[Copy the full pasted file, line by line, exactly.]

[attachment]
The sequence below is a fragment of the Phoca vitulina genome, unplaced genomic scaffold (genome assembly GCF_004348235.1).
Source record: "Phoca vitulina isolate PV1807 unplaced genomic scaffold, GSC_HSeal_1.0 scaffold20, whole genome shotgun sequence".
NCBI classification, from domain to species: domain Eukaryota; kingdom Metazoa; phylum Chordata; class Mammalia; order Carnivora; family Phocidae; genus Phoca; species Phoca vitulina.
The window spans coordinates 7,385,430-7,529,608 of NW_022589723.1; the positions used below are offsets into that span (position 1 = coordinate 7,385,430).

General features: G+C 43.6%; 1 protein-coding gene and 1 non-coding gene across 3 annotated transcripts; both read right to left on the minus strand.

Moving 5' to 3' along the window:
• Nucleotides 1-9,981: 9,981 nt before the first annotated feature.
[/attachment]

The sequence below is a fragment of the Phoca vitulina genome, unplaced genomic scaffold (genome assembly GCF_004348235.1).
Source record: "Phoca vitulina isolate PV1807 unplaced genomic scaffold, GSC_HSeal_1.0 scaffold20, whole genome shotgun sequence".
NCBI classification, from domain to species: domain Eukaryota; kingdom Metazoa; phylum Chordata; class Mammalia; order Carnivora; family Phocidae; genus Phoca; species Phoca vitulina.
The window spans coordinates 7,385,430-7,529,608 of NW_022589723.1; the positions used below are offsets into that span (position 1 = coordinate 7,385,430).

General features: G+C 43.6%; 1 protein-coding gene and 1 non-coding gene across 3 annotated transcripts; both read right to left on the minus strand.

Moving 5' to 3' along the window:
• Nucleotides 1-9,981: 9,981 nt before the first annotated feature.